August Herrmann
August Herrmann newspaper photo.png
Herrmann c. 1914
Born(1859-05-03)May 3, 1859
DiedApril 25, 1931(1931-04-25) (aged 71)
Cincinnati, Ohio
Occupation
Awards

August "Garry" Herrmann (May 3, 1859 – April 25, 1931) was an American political operative for Cincinnati political boss George B. Cox, an executive of the Cincinnati Reds baseball team, and president of National Baseball Commission. In 1946, he was named in the Honor Rolls of Baseball.

Biography

Herrmann was born in Cincinnati, Ohio, on May 3, 1859, to a family of German descent.[1][2] He learned typesetting at a young age, and became a member of the International Typographical Union.[3] He then held various public positions in Cincinnati; as a member of the board of education (elected in 1882), assistant clerk of the police court (appointed in 1887), and a member of the board of administration (appointed in 1891).[3] In 1896, he was appointed to the board of commissioners of the Cincinnati waterworks, and was then selected as the board's chairman.[3]

The National Baseball Commission in 1909: Harry Pulliam (far left), Herrmann (middle left), Ban Johnson (middle right), and John E. Bruce (far right)
The National Baseball Commission in 1909: Harry Pulliam (far left), Herrmann (middle left), Ban Johnson (middle right), and John E. Bruce (far right)

Herrmann served as president of the Cincinnati Reds of the National League from 1902 to 1927,[3][4] and served as the president of National Baseball Commission from 1903 to 1920.[5] Herrmann essentially filled the role of Commissioner of Baseball before that position was officially established in 1920. With two other Commission members, he established the annual nature of the World Series by 1905.[4]

Outside of Cincinnati public positions and baseball, Herrmann served as the Grand Exalted Ruler of the Benevolent and Protective Order of Elks (BPOE) in 1910,[6] and was president of the American Bowling Congress in 1908.[7]

Herrmann was married in 1881 and was predeceased by his wife; they had one daughter.[3] Although financially successful, Herrmann had a reputation as a lavish entertainer, supported by news that he left an estate of $10.[8] He died in Cincinnati on April 25, 1931, eight days before his 72nd birthday.[9][7]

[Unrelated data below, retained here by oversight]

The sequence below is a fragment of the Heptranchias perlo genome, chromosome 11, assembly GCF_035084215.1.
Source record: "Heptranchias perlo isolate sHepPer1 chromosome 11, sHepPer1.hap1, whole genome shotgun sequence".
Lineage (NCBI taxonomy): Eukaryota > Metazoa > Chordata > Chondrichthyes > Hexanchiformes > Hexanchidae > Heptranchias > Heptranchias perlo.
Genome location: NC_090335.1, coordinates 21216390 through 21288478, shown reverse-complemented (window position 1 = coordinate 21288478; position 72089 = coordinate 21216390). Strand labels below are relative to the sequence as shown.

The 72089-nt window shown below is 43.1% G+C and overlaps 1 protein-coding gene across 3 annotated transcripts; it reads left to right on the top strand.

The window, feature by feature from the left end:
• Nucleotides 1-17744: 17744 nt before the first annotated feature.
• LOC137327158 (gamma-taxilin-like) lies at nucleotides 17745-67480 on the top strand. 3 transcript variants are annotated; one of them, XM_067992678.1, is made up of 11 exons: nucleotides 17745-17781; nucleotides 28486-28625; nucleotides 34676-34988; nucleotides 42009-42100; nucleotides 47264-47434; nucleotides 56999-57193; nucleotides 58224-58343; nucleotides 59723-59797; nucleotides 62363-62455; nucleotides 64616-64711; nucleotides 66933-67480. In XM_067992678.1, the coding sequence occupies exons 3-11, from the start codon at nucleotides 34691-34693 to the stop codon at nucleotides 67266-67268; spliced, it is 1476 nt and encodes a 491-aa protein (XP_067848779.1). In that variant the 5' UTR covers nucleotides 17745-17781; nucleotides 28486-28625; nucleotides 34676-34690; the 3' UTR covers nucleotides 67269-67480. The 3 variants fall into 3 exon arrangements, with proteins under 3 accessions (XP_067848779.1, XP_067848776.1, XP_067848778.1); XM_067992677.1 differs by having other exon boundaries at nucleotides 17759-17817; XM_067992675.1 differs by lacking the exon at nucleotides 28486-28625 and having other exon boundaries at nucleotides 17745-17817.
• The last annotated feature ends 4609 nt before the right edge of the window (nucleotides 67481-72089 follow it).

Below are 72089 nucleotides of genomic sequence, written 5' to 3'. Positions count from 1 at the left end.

In 1946, Herrmann was named in the Baseball Hall of Fame's Honor Rolls of Baseball, and on July 19, 2008, he was inducted into the Cincinnati Reds Hall of Fame.

References

  1. ^ [1] "German Cincinnati by Don Heinrich Tolzmann: German American assistants Rudolph Hynicka and August Hermann"
  2. ^ [2] "Young August, a good Cincinnati German, worked for another good Cincinnati German..."
  3. ^ a b c d e "Garry Hermann Dies; Dominant In Baseball And Political Leader". The Cincinnati Enquirer. April 26, 1931. p. 26. Retrieved September 16, 2020 – via newspapers.com.
  4. ^ a b "Father of the World Series, Was Name Given To Herrmann". The Cincinnati Enquirer. April 26, 1931. p. 26. Retrieved September 16, 2020 – via newspapers.com.
  5. ^ "August Herrmann Resigns As Chairman Of The National Baseball Commission". The New York Times. January 9, 1920. p. 18. Retrieved 2010-02-13 – via nytimes.com.
  6. ^ "Grand Exalted Rulers". elks.org. Retrieved September 16, 2020.
  7. ^ a b "'Garry' Herrmann's Long Career At End; Death Comes Quietly To Colorful Figure, Who Dominated In Baseball And Politics". The Cincinnati Enquirer. April 26, 1931. p. 1. Retrieved September 16, 2020 – via newspapers.com.
  8. ^ Cook, William A. (2007). August 'Garry' Herrmann: A Baseball Biography. McFarland and Company, Inc. ISBN 978-0786430734.
  9. ^ "Reds Hall of Fame – Alumni Directory". MLB.com. Retrieved September 16, 2020.

Further reading